represented as vectors (i.e. feature embeddings).

Number of examples with this issue: 4
Overall dataset quality in terms of this issue: 0.2465

Examples representing most severe instances of this issue:
     is_near_duplicate_issue  near_duplicate_score near_duplicate_sets  distance_to_nearest_neighbor
131                     True          0.000000e+00           [123, 92]                  0.000000e+00
123                     True          0.000000e+00           [131, 92]                  0.000000e+00
129                     True          4.463180e-07               [130]                  4.463180e-07
130                     True          4.463180e-07               [129]                  4.463180e-07
51                     False          3.857172e-02                [52]                  3.859087e-02

5. Learn more about the issues in your dataset#

There are several methods to get more details about a particular issue.

The get_issue_summary() method fetches summary statistics regarding how severe each type of issue is overall across the whole dataset.

issue_type score num_issues
0 label 0.909091 11
1 outlier 0.522080 6
2 near_duplicate 0.246459 4

We can also only request the summary for a particular type of issue.

issue_type score num_issues
0 label 0.909091 11

The get_issues() method returns information for each individual example about: whether or not it is plagued by this issue, as well as a quality score quantifying how severe this issue appears to be for that particular example.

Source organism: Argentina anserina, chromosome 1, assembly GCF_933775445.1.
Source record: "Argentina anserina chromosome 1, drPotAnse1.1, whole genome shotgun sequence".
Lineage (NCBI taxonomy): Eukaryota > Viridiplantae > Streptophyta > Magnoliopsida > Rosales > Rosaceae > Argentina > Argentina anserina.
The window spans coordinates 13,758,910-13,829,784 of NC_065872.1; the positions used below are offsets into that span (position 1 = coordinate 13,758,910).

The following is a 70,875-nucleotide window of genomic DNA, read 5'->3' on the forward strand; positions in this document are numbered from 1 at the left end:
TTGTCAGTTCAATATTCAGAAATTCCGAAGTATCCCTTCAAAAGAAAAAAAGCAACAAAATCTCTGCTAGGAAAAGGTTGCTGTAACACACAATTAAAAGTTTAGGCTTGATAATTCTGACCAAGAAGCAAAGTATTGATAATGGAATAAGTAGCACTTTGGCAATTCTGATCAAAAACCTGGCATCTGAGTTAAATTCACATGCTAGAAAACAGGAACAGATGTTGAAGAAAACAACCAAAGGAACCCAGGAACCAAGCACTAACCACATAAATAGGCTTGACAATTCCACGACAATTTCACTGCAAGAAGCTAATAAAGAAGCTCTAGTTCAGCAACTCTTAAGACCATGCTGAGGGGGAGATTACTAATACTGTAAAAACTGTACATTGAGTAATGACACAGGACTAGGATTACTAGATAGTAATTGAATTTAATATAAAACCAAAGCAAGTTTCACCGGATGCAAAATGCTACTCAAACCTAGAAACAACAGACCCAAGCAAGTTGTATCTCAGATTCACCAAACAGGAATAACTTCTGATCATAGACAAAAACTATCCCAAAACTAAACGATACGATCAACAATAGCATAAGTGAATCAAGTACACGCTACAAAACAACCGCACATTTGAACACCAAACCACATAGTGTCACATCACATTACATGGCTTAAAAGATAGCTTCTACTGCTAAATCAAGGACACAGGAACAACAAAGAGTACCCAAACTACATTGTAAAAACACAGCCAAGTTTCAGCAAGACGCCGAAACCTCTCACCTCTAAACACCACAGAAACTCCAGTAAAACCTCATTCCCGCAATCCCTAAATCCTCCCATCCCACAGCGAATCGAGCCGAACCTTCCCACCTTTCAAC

is_label_issue label_score is_outlier_issue outlier_score is_near_duplicate_issue near_duplicate_score
0 False 0.864232 False 0.586131 False 0.235095
1 False 0.825563 False 0.548979 False 0.221560
2 False 0.533367 False 0.622256 False 0.199185
3 False 0.755724 False 0.499498 False 0.179601
4 True 0.133588 False 0.632385 False 0.292800

Similar to above, we can pass the type of issue as a argument to get_issues() to get the information for that particular issue.

Each example receives a separate quality score (betweeen 0 to 1) for each issue type. Lower scores indicate more severe instances of the issue, so you can sort by these values to see the most concerning examples in your dataset for each type of issue. The quality scores are directly comparable between examples/datasets, but not across different issue types. Here we show an example of how to get the examples that have been identified as having the most severe label issues.

examples_w_issue = (

is_label_issue label_score given_label predicted_label